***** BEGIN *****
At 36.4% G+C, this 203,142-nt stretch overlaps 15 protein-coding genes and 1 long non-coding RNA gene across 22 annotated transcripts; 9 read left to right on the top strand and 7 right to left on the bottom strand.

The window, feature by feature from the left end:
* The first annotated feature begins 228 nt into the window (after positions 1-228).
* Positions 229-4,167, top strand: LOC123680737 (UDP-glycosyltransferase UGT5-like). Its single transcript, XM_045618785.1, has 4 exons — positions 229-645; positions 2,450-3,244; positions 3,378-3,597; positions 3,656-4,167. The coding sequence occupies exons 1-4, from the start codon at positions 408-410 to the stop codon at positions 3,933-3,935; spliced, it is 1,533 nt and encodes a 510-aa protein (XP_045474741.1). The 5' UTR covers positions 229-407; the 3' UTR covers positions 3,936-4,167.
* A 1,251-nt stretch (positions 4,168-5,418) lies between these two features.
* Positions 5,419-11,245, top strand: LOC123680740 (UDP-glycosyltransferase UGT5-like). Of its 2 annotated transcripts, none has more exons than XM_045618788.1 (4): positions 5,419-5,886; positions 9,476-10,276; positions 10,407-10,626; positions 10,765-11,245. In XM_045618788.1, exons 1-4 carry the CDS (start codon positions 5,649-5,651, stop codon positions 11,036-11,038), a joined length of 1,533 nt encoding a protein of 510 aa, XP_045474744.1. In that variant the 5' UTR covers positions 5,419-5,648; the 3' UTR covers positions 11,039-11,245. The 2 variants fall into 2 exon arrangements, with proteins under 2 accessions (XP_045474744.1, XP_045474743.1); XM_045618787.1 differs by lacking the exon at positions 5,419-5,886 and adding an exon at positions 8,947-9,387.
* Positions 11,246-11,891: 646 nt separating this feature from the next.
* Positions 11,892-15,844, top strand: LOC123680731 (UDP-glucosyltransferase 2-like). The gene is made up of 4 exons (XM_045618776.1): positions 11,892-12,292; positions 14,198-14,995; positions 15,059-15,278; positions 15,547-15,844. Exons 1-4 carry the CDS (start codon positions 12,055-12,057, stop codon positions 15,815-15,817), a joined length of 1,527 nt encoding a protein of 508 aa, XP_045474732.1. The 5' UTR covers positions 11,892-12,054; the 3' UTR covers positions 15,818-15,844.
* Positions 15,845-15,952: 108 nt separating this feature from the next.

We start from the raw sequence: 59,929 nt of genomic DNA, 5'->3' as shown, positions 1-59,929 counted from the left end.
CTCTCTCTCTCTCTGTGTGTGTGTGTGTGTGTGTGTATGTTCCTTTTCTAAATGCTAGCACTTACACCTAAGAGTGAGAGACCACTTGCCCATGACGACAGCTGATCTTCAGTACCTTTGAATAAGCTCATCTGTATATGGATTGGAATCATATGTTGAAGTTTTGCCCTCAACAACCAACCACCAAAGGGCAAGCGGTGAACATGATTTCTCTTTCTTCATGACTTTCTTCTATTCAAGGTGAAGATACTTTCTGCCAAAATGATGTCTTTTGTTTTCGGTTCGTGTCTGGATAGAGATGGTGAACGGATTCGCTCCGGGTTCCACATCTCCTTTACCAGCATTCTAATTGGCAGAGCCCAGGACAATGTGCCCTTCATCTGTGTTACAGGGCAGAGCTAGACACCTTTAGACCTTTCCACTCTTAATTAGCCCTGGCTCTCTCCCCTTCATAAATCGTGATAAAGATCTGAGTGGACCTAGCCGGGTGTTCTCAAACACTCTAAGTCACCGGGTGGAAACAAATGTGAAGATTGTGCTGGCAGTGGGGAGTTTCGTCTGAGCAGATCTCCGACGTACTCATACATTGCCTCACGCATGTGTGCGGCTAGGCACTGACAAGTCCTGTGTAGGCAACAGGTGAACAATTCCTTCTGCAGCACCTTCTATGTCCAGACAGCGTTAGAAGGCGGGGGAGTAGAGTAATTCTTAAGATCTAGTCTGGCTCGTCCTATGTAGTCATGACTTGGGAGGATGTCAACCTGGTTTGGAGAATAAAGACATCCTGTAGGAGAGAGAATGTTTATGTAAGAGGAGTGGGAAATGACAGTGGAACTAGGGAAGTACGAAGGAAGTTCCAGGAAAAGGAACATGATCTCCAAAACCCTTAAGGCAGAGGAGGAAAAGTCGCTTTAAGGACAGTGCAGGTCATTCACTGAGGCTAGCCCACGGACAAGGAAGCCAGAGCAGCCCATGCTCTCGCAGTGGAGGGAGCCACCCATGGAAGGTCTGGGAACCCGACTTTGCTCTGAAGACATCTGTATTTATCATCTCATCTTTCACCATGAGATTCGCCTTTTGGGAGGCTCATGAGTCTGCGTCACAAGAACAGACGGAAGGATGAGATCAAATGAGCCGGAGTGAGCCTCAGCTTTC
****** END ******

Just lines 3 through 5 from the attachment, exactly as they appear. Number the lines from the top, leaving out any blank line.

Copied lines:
* The first annotated feature begins 228 nt into the window (after positions 1-228).
* Positions 229-4,167, top strand: LOC123680737 (UDP-glycosyltransferase UGT5-like). Its single transcript, XM_045618785.1, has 4 exons — positions 229-645; positions 2,450-3,244; positions 3,378-3,597; positions 3,656-4,167. The coding sequence occupies exons 1-4, from the start codon at positions 408-410 to the stop codon at positions 3,933-3,935; spliced, it is 1,533 nt and encodes a 510-aa protein (XP_045474741.1). The 5' UTR covers positions 229-407; the 3' UTR covers positions 3,936-4,167.
* A 1,251-nt stretch (positions 4,168-5,418) lies between these two features.